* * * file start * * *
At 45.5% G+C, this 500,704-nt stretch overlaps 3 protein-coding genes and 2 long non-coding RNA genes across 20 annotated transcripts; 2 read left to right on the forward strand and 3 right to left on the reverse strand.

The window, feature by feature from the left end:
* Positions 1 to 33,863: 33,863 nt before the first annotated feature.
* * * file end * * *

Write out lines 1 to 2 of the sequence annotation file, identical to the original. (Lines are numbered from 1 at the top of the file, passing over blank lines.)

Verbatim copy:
At 45.5% G+C, this 500,704-nt stretch overlaps 3 protein-coding genes and 2 long non-coding RNA genes across 20 annotated transcripts; 2 read left to right on the forward strand and 3 right to left on the reverse strand.

The window, feature by feature from the left end: